Read her Candidate Statement here: https://aas.org/candidate-statement-kelsey%20johnson
Result of 2021 AAS Election: https://aas.org/posts/news/2021/02/results-2021-aas-election
John Hawley, Hamilton and VITA Professor of Astronomy and Associate Dean for Academic Affairs in the College and Graduate School of Arts and Sciences, was recently named as a Fellow of the American Astronomical Society. John was cited “For pioneering work in computational astrophysics and its application to studies of accretion disks and jets.” More information here: https://aas.org/grants-and-prizes/aas-fellows
Professor Ilse Cleeves has recieved the Research Excellence Award by the University of Virginia Research Achievement Awards committee. Each year up to three researchers are selected across UVA for this honor through a nomination process and a rigorous review by a multi-disciplinary awards committee. This award recognizes faculty members who have generated sufficient volume of scholarship of high quality and are emerging in their fields as leaders and acknowledged as such by their peers. Chair Craig Sarazin says, "Ilse has won almost every award available in the world of Astronomy. It is not at all a surprise that U.Va. would recognize the quality of her research."
By monitoring the cosmos with a radio telescope array, an international team of scientists has detected radio bursts emanating from the constellation Boötes – that could be the first radio emission collected from a planet beyond our solar system.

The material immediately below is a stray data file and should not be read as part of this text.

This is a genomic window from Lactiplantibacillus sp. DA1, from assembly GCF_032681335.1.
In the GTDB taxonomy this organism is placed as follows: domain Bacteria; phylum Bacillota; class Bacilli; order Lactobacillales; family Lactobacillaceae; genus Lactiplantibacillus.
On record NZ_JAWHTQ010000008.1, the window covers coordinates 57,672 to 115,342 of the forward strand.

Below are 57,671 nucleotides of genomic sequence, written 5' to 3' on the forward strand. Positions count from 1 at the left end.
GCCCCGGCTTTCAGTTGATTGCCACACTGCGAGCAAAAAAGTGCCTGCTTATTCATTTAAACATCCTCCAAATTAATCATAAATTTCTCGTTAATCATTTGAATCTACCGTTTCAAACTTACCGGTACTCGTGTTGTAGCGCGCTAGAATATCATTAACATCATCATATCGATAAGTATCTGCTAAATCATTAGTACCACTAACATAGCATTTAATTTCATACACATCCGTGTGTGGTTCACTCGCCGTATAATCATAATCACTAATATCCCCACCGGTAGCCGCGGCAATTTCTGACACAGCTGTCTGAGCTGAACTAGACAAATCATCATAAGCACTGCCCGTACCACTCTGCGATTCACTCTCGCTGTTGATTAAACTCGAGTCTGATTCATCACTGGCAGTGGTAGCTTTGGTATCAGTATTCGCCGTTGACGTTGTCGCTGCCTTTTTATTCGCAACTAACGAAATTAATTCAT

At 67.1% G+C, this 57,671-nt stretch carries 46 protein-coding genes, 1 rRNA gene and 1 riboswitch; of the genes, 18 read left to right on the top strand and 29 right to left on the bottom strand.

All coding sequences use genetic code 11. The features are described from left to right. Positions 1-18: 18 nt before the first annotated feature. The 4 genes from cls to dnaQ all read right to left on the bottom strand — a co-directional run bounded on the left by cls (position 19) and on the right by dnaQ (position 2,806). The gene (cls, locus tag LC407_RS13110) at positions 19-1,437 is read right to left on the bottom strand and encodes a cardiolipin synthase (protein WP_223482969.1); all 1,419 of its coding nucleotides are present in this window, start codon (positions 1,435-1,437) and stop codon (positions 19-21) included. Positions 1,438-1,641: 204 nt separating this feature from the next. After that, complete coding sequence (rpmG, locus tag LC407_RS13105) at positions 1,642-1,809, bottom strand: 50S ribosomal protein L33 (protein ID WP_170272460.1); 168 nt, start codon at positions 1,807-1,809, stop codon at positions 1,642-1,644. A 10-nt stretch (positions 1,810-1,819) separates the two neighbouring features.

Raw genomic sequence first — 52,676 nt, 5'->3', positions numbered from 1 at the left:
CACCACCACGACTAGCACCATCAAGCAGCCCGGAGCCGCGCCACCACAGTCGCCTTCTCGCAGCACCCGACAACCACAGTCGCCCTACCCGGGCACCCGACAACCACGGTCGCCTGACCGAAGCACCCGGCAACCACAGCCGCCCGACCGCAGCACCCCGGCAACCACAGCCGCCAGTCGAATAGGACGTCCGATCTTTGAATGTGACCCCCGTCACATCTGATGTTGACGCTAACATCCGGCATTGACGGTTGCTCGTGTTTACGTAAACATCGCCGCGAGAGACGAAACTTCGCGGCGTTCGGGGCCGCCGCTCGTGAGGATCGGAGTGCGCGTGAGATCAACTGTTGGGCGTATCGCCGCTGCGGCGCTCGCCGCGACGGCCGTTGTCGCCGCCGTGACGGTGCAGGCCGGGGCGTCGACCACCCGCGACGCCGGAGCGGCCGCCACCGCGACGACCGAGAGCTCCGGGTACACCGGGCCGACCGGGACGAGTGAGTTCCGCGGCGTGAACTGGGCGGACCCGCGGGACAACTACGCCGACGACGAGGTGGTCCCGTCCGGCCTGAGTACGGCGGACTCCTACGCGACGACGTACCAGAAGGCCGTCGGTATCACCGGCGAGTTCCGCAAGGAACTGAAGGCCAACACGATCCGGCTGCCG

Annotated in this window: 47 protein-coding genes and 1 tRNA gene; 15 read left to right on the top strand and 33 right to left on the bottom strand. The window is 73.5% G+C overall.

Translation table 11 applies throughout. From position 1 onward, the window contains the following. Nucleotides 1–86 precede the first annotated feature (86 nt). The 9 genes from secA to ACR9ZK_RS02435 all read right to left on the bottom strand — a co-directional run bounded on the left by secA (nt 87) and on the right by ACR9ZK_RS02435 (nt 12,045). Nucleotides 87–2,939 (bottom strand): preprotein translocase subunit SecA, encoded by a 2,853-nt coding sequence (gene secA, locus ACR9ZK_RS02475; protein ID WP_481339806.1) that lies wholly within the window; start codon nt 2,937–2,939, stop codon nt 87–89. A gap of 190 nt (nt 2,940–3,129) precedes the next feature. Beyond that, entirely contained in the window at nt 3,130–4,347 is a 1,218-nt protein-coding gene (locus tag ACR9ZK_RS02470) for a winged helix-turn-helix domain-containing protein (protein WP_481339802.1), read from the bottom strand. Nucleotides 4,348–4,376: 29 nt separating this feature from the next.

The team, led by Cornell postdoctoral researcher Jake D. Turner, Philippe Zarka of the Observatoire de Paris - Paris Sciences et Lettres University and Jean-Mathias Griessmeier of the Université d’Orléans will publish their findings in the forthcoming research section of Astronomy & Astrophysics, on Dec. 16.
Nitya Kallivayalil’s research was featured in a Quanta magazine article entitled “The New History of the Milky Way”, which explores the outsize influence of the Large Magellanic Cloud on our own galaxy.
Image by Gilbert Vancell
Thanks to the generosity of an anonymous donor, in 2012 the Jefferson Scholars Foundation began recognizing University faculty who have demonstrated both excellence in teaching and exceeding care for their students. This award honors those teachers in our community who have gone the extra mile in fulfilling their vocation without regard for their own advancement. This year, Mark Whittle was nominated and has been designated as a 2020 recipient. Professor Whittle has been in the Astronomy department since 1986 and his research interests include active galaxies and cosmology.
Astronomy's Ilse Cleeves has won the prestigious Johnson & Johnson Women in STEM2D (WiSTEM2D) Scholars Award. The Johnson & Johnson program seeks to “fuel development of future female STEM2D leaders and feed the STEM2D talent pipeline by awarding and sponsoring women at critical points in their careers.” More than 540 nominees from around the world were considered for this year’s awards. The six winners are all assistant professors or senior lecturers at their respective universities and represent women leaders in the disciplines of science, technology, engineering, math, manufacturing and design. Cleeves was recognized as the only winner in the award’s “Science” division.
For more information, see the announcement from the UVA College of Arts and Sciences.
During the virtual Astronomy Department Diploma ceremony on 17 May, the winners of the Lawrence W. Fredrick award of the Astronomy department and the winners of three undergraduate Astronomy awards were announced.
Lawrence W. Fredrick Award